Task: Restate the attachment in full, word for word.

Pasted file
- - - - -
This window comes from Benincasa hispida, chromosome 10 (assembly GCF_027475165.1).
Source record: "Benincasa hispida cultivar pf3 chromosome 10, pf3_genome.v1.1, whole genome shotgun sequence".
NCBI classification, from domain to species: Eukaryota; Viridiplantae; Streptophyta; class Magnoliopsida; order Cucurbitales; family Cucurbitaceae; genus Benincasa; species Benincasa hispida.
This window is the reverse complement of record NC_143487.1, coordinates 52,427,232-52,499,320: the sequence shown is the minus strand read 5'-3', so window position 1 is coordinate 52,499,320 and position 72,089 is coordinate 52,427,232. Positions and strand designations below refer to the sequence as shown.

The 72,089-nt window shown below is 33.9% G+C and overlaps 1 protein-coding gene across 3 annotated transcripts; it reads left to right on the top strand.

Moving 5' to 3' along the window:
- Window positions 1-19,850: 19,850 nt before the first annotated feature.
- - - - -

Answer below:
This window comes from Benincasa hispida, chromosome 10 (assembly GCF_027475165.1).
Source record: "Benincasa hispida cultivar pf3 chromosome 10, pf3_genome.v1.1, whole genome shotgun sequence".
NCBI classification, from domain to species: Eukaryota; Viridiplantae; Streptophyta; class Magnoliopsida; order Cucurbitales; family Cucurbitaceae; genus Benincasa; species Benincasa hispida.
This window is the reverse complement of record NC_143487.1, coordinates 52,427,232-52,499,320: the sequence shown is the minus strand read 5'-3', so window position 1 is coordinate 52,499,320 and position 72,089 is coordinate 52,427,232. Positions and strand designations below refer to the sequence as shown.

The 72,089-nt window shown below is 33.9% G+C and overlaps 1 protein-coding gene across 3 annotated transcripts; it reads left to right on the top strand.

Moving 5' to 3' along the window:
- Window positions 1-19,850: 19,850 nt before the first annotated feature.